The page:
After studying business in Vienna, Austria, Polt joined Lomography’s web team in September 2008. For a few years, he managed the company’s online shop and marketing, becoming the international marketing manager. Today, Polt serves as the general manager of Lomography USA in New York City.
“Take risks and do it strategically” – Michael Hejtmanek, president and CEO at Hasselblad Bron
© David Johnson / Original painting: “Portrait of a Young Man” by Angelo Bronzino
“One of my former employees used to say that ‘nobody ever makes the headlines for playing it safe,’” says Michael Hejtmanek, president and CEO at Hasselblad Bron. “It’s something I think about a lot, and probably one of the core principles in any business.”
But is there any correct way to take a risk? Where do you begin? And how do you survey it? For starters, Hejtmanek believes it involves much more than just making a decision, and there are fundamental management tactics that entrepreneurs, or really any business owner, should utilize to achieve a favorable outcome. “You minimize the downside, maximize the upside and figure out how to monitor the chances you’re taking,” he says. “You need to be prepared to quickly cut your loses if it’s not working and try to shift or readjust your strategy.”
Although Hejtmanek acknowledges that the idea of taking risks sounds cliché, one of the worst things you can do in business is stand still. To him, this includes simply being satisfied with the same percentage of growth each month or each quarter, even if the numbers are positive. “It’s so easy to say ‘Hey, we sold 1,000 cameras this month so next month we’re going to sell 1,200,’” Hejtmanek explains. “What you should be thinking is ‘Okay, I sold 1,000 this month, now let’s sell 3,000 next month and 30,000 the month after—you have to take risks to do that.”
In fact, Hejtmanek is no stranger to taking a chance and pulling it off. Just two years ago, in 2012, Hasselblad USA Inc. merged with Bron Imaging Group Inc.—a company known for its high-end lighting solutions—to leverage the strengths for two of the professional photo industry’s leading distributors in terms of sales, marketing and customer support divisions.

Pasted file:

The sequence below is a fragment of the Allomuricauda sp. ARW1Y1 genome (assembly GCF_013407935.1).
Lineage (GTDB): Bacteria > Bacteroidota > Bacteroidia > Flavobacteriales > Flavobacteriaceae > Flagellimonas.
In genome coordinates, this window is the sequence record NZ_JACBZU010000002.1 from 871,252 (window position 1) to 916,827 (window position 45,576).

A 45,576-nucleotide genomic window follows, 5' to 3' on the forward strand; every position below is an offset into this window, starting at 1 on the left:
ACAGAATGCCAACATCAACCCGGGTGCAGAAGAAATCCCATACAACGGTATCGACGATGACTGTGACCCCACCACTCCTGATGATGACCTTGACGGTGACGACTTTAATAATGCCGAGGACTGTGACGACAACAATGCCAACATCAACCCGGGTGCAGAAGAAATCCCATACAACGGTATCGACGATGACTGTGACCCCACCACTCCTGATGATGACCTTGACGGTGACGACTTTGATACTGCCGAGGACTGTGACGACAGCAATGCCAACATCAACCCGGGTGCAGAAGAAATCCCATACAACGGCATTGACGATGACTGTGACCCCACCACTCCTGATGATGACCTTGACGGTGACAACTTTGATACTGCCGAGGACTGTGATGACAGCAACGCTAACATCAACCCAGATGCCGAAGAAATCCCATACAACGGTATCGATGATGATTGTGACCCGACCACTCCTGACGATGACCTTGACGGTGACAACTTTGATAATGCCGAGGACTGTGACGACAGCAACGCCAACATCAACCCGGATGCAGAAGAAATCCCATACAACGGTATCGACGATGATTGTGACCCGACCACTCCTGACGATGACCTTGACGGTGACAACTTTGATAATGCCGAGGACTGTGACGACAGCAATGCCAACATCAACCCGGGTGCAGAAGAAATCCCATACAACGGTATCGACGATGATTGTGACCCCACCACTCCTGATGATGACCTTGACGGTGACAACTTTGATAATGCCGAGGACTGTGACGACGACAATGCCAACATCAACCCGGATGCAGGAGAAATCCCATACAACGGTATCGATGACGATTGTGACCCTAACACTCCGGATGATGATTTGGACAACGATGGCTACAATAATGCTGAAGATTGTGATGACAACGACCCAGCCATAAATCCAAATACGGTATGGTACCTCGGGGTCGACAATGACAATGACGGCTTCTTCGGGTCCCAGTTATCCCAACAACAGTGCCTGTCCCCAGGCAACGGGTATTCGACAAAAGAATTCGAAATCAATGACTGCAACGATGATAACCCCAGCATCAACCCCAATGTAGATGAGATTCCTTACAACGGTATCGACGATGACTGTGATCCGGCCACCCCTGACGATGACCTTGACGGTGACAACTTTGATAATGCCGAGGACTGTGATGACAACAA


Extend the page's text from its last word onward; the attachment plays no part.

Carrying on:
“When you’re combining two companies like these, there are so many things you need to learn, but you still need to take control quickly,” Hejtmanek says. “When you start to put off your fourth, fifth and sixth priorities, they begin to fester and in a really bad way; they turn into a cancer for the organization.”
Michael Hejtmanek attended Ohio University on a photography scholarship and graduated with an anthropology degree. He later worked in computer programming, serving for software companies in Toronto, San Jose, Tel Aviv, Zurich, Basel and more. In 2007, he began working for Sinar Bron, which later became Bron Imaging Group. He is now the president and CEO at Hasselblad Bron Inc.
“Create something you would use” – Anna Kenoff, co-founder of Morpholio
© David Johnson / Original painting: “Dama Col Liocorno” by Raffaello
Co-founder of Morpholio Anna Kenoff is rooted in architecture, a field that is both mobile and social. She tells me that in 2010 her tools were not. The iPhone and iPad were becoming the mobile technology standards, which, at the time, were both powerful devices, yet failed to meet the needs of the industry.
“We didn’t have a way to keep our work in the form of a portfolio on the iPad or iPhone, which were devices we kept with us at all times,” she says, explaining how this demand was the very first stage in the creation of Morpholio—“a suite of apps that provide smart, accessible and intuitive tools for designers, artists, photographers, or any imaginative individual.”
“We began with architects in mind because that’s who we were. But, very quickly, we realized that there was a whole creative world out there using the same tools as us,” she says. “We started out to solve a particular problem; we had an epiphany. If portfolios were rethought in terms of how they fit into [mobile] devices, than the idea of a portfolio itself can be rethought as well.”
With Morpholio, users can constantly rework and organize sets of images based on who they’re sharing them with. For Kenoff, critique is a substantial part in any design-oriented field, which is one of the most innovative aspects of Morpholio: You can always be connected, quickly obtain feedback and use the EyeTime feature to make your profile public. “Feedback is a critical thing for designers and the more feedback you can get the better,” she says. “And that’s what we want to offer people: a smart tool that’s both a utility and community.”
Today, the iPhone 4 has evolved into the iPhone 6 and the creative industries are more apparent than ever. With new technology comes a dynamic need for mobile support, which is why is why Morpholio shines. It’s not just a platform that serves a purpose, but, rather, it fulfills a necessity for an entire industry. It’s this model—to create something you would use—that’s perhaps the most critical aspect in developing unique and original mobile technology.